Peter Heylyn, in speaking of the early church in Britain observing its Easter on some other day than Sunday, says: "Which they certainly had not done had the Lord's day obtained amongst them that esteem which generally it had found in the Western church."

    The British-Celtic church observed Easter on the seventh day of the week until A.D. 664, when Rome triumphed in the controversy through the action of Oswald, king of Northumberland, whom the Catholics convinced of their succession from St. Peter, "the gate- keeper of heaven." Oswald thought he had better be on good terms with Peter, else he might not get inside the golden gate! Thus Sunday began to be hallowed in Northumberland.

    Colman the Culdee, rather than submit to this decision, took his monks and retired to Iona and then to Ireland. (O'Halleron's "Hist. of Ireland," p . 195.)

    Yet after all their plans to establish Sunday as the Sabbath, it appears that Christians generally, and in England and Scotland particularly, kept the seventh-day Sabbath until the 13th century. ("The Sabbath-day: Remember to keep it holy," p. 6: William Stillman. 1843.)

    In the further study of this subject we will consider the various geographical divisions of these islands:

    1. IRELAND

    We believe the Sabbath was observed here because:

    1. Ussher says that the church in this island was established "statim post passionem Christi" - soon after the passion of Christ; and therefore before Sunday was thought of.

    2. The constant enmity between Ireland and ancient Rome prevented any kind of friendly intercourse. The doctrine of Christ came not from thence here, but from the churches in Asia. (O'Halleron's "Hist. of Ireland," pp 146-174.)

    3. O'Halleron further says in this connection (p 172), "In the Present reign (Dermond, A.D. 528), and for nearly a century preceding it, Christianity was in the most flourishing condition in Ireland. They received it from Asiatics. These last, in many instances, adhered more closely to the Jewish customs than did the Roman Christians."

    4. There is ample evidence that St. Patrick, "the Apostle of Ireland," never had any connection whatever with Rome, and that he was a Sabbath-keeper. The establishment of the Sabbath-keeping community on the island of Iona, under the headship of St. Columba, was manifestly the result of Patrick's preaching. Like begets like.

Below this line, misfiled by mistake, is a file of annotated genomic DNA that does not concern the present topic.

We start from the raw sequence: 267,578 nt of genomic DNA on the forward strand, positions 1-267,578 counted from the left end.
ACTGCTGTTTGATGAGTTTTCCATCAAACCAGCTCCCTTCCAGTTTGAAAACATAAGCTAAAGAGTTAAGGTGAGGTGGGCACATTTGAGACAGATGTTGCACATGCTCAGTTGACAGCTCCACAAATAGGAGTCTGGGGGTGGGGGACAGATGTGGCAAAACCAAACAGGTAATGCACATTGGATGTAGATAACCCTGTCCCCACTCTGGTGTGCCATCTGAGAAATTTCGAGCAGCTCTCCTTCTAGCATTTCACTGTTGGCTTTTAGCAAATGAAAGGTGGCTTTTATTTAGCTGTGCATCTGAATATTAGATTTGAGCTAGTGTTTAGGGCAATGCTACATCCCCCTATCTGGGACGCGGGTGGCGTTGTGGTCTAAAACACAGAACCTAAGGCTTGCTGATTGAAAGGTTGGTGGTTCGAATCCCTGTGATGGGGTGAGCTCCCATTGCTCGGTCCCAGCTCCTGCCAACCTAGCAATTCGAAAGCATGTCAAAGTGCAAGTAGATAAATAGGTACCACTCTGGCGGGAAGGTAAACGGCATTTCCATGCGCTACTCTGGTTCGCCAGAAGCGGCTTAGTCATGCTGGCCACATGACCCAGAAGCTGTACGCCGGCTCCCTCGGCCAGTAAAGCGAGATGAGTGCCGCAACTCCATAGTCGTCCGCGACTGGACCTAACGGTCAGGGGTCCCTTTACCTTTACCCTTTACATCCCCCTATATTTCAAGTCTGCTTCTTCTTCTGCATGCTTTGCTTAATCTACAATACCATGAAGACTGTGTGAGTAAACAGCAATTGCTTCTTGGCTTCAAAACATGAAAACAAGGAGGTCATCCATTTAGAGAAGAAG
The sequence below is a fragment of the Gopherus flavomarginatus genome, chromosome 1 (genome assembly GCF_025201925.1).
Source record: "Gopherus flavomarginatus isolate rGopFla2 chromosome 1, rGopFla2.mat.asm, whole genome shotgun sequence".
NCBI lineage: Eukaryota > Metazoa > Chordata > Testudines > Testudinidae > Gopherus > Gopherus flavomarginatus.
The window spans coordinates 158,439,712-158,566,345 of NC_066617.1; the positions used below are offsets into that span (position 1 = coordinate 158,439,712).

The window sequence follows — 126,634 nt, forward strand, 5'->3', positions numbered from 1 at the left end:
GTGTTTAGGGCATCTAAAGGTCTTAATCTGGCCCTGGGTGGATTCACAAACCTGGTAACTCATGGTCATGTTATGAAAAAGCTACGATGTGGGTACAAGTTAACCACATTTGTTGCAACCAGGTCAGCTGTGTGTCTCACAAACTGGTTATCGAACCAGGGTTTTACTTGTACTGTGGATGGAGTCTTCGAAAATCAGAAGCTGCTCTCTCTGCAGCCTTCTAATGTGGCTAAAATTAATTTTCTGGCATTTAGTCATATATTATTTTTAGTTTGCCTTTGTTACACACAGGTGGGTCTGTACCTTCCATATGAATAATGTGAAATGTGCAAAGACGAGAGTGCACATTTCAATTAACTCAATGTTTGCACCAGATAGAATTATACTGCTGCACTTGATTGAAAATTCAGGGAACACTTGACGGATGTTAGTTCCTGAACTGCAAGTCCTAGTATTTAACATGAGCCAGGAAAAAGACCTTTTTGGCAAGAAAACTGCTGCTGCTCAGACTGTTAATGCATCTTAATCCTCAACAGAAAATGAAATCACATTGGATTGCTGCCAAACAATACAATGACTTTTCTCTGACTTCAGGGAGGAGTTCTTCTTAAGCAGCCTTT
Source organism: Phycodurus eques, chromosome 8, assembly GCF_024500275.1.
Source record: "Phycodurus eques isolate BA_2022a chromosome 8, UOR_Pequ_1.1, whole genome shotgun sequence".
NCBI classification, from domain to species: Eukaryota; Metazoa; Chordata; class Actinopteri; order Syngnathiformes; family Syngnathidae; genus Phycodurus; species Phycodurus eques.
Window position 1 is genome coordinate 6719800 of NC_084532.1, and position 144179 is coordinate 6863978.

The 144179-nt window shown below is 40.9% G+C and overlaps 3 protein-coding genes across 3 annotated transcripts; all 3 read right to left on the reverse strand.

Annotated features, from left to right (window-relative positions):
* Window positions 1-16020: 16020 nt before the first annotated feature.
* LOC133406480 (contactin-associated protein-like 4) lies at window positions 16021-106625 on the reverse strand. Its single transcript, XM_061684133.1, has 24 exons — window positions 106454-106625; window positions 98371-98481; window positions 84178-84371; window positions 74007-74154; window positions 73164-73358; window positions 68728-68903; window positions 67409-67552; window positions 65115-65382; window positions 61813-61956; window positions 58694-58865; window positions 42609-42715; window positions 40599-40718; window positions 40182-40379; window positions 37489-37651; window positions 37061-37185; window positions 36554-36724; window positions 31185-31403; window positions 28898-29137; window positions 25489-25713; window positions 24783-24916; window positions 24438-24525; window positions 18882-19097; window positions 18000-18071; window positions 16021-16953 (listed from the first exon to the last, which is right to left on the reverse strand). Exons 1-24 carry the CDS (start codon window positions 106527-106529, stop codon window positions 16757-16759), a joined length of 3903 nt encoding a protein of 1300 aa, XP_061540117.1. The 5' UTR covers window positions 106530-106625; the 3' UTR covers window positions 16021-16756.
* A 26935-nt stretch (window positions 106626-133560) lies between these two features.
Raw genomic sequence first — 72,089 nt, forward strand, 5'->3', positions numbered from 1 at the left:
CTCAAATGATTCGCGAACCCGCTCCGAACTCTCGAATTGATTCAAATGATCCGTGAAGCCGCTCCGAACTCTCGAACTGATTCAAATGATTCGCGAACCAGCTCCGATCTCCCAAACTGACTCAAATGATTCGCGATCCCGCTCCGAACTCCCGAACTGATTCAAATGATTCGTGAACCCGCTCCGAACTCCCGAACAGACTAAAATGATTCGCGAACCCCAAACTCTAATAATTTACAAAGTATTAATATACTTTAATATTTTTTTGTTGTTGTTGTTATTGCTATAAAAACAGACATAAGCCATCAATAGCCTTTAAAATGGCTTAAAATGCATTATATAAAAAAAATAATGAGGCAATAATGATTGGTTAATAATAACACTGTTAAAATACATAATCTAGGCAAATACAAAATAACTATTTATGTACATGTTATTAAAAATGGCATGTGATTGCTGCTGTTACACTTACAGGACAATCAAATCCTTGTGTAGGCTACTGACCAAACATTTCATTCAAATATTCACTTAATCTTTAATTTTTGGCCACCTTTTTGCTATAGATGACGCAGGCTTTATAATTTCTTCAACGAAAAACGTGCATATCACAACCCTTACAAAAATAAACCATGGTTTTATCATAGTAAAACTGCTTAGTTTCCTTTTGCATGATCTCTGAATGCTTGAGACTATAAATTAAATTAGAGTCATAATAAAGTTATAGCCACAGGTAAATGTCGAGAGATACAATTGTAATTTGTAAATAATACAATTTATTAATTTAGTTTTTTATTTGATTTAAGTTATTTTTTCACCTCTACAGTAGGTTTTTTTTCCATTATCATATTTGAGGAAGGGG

5. Celtic Ireland was neither Papal nor inclined to submit to the papacy, until Henry II. rivetted the Roman yoke upon them. (Froude's "England in Ireland," p. 17; O'Halleron's "Hist. of Ireland," p. 19.) In A.D. 1155 Pope Adrian gave Ireland to King Henry to bring into the Romish fold.

    A small remnant of Sabbath-keepers has persisted in Ireland until this time; a church or society being found there as late as 1840.


    Prof. Moffat, ("Church in Scotland," p. 140), says: "It seems to have been customary in the Celtic churches of early in Ireland as well as in Scotland, to keep Saturday, the Jewish Sabbath, as a day of rest from labour. They obeyed the commandment literally upon the seventh day of the week." This is an important concession from a Princeton professor of church history.

    The same author, speaking of the Culdees of Columba's time, and of the Scottish church of Queen Margaret's time, says: "Christianity was still taught in Scotland by the church of which Columba had planted the seeds in Iona, for the Culdees had substantially maintained the succession." (Moffat, p. 128.)

    We know that Columba was a Sabbath-keeper to the day of his death. We also know that at the time to which Moffat refers the Sabbath was observed by a majority of the Scottish church; for we are told that Queen Margaret, in trying to harmonize the Scottish church with the rest of Europe, found "her next point of complaint against them was that they did not reverence the Lord's day, but that they held Saturday to be the Sabbath." (Skene's "Celtic Scotland" vol 2, pp 348,349.) To this fact of history the Encyclopaedia Britannica bears testimony. (Article: St. Margaret. vol. 15 p. 544.)

    It seems therefore unquestionably established that Scotland kept the Bible Sabbath from the very first on down to as late, at least, as 1069-1093. And it was not until as late as A.D. 1203 "that Scotland bowed the neck to Rome and relinquished the faith of her fathers, - and with it the Sabbath.

    This end was accomplished through the impious ruse of the mysterious roll commanding Sunday observance under severest penalties, said to have fallen from heaven upon the altar of a saint in Jerusalem. (See Lewis' "Sabbath and Sunday" pp 197-202.) And yet for all this, as late as A.D. 1557, we find Sunday classed with "other festival days" of the church; for a meeting of barons and nobles was held in Scotland that year, when it was thought expedient "that in all parishes of this realm the Book of Common Prayer be read on Sunday and other festival days publicly," &c.